Cite this asRafael ZB, David MB (2022) Assisted hatching – should we keep doing it?. J Gynecol Res Obstet 8(3): 031-035. DOI: 10.17352/jgro.000113
Copyright License© 2022 Rafael ZB, et al. This is an open-access article distributed under the terms of the Creative Commons Attribution License, which permits unrestricted use, distribution, and reproduction in any medium, provided the original author and source are credited.
Assisted Zona Hatching (AZH) like most add-ons was introduced to In Vitro Fertilization and Embryo transfer (IVF/ET) in the early 1990s, when the live birth rate (LBR) in older women, age 35-39, was only 6%. This frustrating rate called for unusual measures including some add-ons like Assisted Hatching (AH) that were eagerly adopted, in conjunction with many theories, with the hope to increase the success rate. But today, due to various improvements in ovarian stimulation, culture media, and embryo selection, the LBR has tripled in 2019 in women aged 38-39 to about 19% (Human Fertilisation and Embryology Authority, http://www.hfea.gov.uk. ) and it is doubtful if any of the add-ons, which were never proven effective, including AH, is still needed in routine IVF. Despite hundreds of publications, and probably millions of AH procedures performed in over 30 years, no proof as to its efficacy in terms of LBR, was provided. In recent years all add-ons including AH came under crossfire in the professional and lay media for being redundant, costly, and inefficient [2,3]. Nevertheless, all add-ons including AH remain in very high usage.
Zona Pellucida is a glycoprotein produced by the growing oocyte that is responsible for sperm binding and acrosome reaction and in preventing polyspermy . Before implantation, repeated expansion-contraction cycles help to thin out the zona [5,6], to facilitate embryo hatching and thereby implantation. Years before the ICSI (Intracytoplasmic Sperm Injection) era in the late 1980s, an intensive search to increase fertilization rate in male factor cases included a procedure named Partial Zona Dissection (PZD) that was used to allegedly facilitate the defective or low count sperm to fertilize the oocyte. This was later developed into AH in humans.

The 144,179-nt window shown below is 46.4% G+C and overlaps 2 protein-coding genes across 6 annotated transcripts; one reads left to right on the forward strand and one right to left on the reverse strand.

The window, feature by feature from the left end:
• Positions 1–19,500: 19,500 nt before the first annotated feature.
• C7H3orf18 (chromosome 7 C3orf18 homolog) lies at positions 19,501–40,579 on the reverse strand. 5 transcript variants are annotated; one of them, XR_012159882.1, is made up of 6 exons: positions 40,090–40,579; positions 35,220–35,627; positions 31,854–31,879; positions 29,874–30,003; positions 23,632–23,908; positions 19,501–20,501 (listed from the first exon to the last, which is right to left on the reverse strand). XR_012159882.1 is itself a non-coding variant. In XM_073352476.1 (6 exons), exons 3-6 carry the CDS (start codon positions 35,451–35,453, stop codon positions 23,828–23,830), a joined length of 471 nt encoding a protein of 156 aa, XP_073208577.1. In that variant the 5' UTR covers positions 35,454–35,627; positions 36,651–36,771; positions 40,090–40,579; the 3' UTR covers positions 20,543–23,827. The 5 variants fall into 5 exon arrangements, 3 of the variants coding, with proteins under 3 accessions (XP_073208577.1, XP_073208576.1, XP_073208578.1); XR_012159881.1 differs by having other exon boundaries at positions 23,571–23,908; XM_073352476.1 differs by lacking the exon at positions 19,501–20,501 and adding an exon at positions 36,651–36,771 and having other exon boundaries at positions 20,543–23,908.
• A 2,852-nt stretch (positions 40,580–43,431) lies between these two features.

During the 1988 ASRM congress in Atlanta, at the hotel bar, I asked Jacques Cohen what message he would like to convey during the 1989 6th world IVF congress in Jerusalem, where I was in charge of the program. Enthusiastically he described his observation of a few patients that underwent PZD to treat low sperm count, in whom the pregnancy test of hCG (Human chorionic gonadotropin) turned positive one day earlier than non-PZD embryos . His interpretation of the phenomena was that the embryos hatched earlier due to the breach in the zona. My question on why an embryo would choose to get out from an ‘artificial window’ if it supposedly possesses the key to the “front door” remained unanswered, but soon a new field in human IVF was born and named AH, along with the theory of a thick zona or zona hardening requiring AH emerged. The basis for the AH procedure is the presumed inability of the embryo to hatch out of the zona pellucida (ZP) due to zona hardening, a physiological change that increases the resistance to proteolytic digestion and hence the block to polyspermy . It was suggested that zona hardening occurs because of in vitro culture conditions or maternal aging.
Investors recognized the opportunity before any proofs were provided; money poured in to develop hi-tech instruments capable of measuring the thickness of the ZP, giving AH a feel of a hi-tech procedure. Various physical methods, including laser photoablation capable of drilling or thinning out the supposedly thick or hard zona, were introduced. The procedure turned very popular [8,9] despite doubts about its efficacy. The risks include possible damage to the embryo or blastomeres affecting its implantation potential and a possible increase in the odds of monozygotic twining .
The procedure is routine in many centers. Methods include mechanical, chemical and physical (Laser) disruption of the ZP. Mechanical partial zona dissection is done by a microneedle that is introduced through the perivitelline space piercing about 20% of the circumference of the embryo and then rubbing against the holding pipette until a window is created. The chemical digestion of the ZP by Ac Tyrode’s solution [11,12] is done by expelling the solution on the zona until a focal hole is established. The procedure is not easy to standardize in terms of time and amount of solution, and hence the dimension of the hole created by different biologists is varied [5,13]. Laser-assisted hatching  is performed with different instrumentations that transmit pulses of laser beams to create a slit or thinning out or complete denudation of the zona. All these different methods were traditionally used on cleaving embryos, and recently mainly on blastocysts, resulting in different degrees of zona thinning, including total denudation of the zona.
Many theories were developed to explain why AH should work including zona hardening in older age or due to in-vitro conditions  or that hatched embryos tend to implant one day earlier  or that AH can enhance hormonal and metabolite exchange with the endometrium . It was also suggested that IVF embryos are slower  and also, the rate of hatching and blastulation is lower than in nature  or that delayed embryonic development and advanced endometrium may potentially allow AH to improve the results [17,19]. But none of these theories were proven.